If you’re fundraising during the very early formation of your company, your ability to predict the future will be very difficult. Of course, you can imagine and dream what might happen. But many agree that it’s a waste of time to project your financials 3+ years into the future. I’ve already written that not spending the time to create a traditional business plan doesn’t mean you shouldn’t plan (see related post titled ‘Don’t Waste Time on a Business Plan’ Doesn’t Mean Don’t Plan). But what do you do when faced with an investor prospect that is specifically looking for predictability? You can either drop them from your list (at times the right thing to do) or you can share the following things with them in hopes they will serve as a substitute.
Market size and projections
Let others do the projections for you. In this case, share data from industry and financial analysts. Then, specifically relate your company, solution, approach, vision to the data.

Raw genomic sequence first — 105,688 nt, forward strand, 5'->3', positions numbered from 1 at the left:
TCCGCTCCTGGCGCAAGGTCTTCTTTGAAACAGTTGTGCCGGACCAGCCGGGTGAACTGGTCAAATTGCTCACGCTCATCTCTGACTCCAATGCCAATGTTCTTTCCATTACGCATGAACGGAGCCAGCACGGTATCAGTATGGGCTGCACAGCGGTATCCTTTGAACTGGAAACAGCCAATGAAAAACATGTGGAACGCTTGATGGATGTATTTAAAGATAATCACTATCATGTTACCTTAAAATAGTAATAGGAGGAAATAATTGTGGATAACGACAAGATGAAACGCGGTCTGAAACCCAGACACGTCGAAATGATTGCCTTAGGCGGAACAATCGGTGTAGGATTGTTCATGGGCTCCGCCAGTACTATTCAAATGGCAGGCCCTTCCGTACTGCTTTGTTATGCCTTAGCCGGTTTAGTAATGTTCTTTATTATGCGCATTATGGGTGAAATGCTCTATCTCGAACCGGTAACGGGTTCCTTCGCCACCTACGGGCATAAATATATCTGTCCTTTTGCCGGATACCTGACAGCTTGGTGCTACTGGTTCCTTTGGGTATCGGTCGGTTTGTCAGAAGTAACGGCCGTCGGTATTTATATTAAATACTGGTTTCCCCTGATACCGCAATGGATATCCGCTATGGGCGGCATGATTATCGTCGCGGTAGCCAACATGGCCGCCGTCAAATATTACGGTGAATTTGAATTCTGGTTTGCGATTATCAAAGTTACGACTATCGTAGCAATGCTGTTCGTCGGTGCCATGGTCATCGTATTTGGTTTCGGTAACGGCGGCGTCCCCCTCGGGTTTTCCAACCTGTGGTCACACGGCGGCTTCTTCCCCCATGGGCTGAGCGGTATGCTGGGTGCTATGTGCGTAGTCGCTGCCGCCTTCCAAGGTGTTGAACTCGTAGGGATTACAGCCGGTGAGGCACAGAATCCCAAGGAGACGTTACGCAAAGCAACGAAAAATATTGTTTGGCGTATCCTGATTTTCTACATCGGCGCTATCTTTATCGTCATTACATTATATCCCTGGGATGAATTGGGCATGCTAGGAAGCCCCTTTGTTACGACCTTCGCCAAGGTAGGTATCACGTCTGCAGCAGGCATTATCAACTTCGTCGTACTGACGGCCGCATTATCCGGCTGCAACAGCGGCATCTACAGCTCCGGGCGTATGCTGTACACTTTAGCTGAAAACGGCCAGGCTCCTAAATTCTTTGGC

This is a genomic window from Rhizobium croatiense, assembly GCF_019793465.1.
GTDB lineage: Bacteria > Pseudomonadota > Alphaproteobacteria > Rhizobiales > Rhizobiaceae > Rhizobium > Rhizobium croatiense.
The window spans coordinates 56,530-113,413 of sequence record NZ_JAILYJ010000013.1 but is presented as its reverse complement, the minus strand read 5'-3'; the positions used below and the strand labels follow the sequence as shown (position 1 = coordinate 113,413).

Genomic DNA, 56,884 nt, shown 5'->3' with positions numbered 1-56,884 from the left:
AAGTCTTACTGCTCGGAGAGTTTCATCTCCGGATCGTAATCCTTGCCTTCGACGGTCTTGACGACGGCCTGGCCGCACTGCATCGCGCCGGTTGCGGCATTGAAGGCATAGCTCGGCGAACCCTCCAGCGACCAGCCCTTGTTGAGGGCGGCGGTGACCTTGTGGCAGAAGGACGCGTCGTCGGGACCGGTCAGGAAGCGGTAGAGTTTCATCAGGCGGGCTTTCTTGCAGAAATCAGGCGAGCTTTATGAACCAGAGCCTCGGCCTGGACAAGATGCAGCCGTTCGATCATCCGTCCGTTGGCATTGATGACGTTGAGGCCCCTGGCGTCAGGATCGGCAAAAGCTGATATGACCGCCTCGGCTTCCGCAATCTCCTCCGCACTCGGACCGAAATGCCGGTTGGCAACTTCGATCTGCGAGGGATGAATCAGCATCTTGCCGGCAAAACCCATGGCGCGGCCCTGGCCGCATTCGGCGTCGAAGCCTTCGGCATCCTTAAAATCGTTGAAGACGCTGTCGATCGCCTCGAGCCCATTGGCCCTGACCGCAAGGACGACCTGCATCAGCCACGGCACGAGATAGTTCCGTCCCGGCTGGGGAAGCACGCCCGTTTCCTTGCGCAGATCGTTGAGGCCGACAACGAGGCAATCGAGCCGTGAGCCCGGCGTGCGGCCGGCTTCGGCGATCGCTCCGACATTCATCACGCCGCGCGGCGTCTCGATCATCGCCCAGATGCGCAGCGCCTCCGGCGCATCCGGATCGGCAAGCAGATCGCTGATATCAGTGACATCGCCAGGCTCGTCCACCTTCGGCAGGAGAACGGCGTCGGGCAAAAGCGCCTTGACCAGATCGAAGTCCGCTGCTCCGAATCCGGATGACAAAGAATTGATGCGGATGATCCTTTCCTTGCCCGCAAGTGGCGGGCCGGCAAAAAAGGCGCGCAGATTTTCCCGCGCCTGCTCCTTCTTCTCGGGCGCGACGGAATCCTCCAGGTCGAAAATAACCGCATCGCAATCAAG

Describe how you have already validated certain things that were previously assumptions that were critical to your success but now have been validated through various methods. Then project forward the additional things you plan to validate and how you will go about doing it. This shows your methods and approach. The truth is that you’re regularly going to be thrown “curve balls” that you need to react to, so demonstrating your methods is far more valuable than trying to predict the future.
Hopefully you have been carefully listening to your prospects and customers. If your philosophy and culture is highly customer-centric, describe this and give examples.
Past successes (other ventures)
Have you previously set out on a course to accomplish ____ and achieved it? It doesn’t exactly matter how you get there but tell the story in this manner: “While at _____ we set out to _____ and we got there by A, B, C.” Show that you’ve successfully executed on a vision and used validated learning and customer centricity to do it.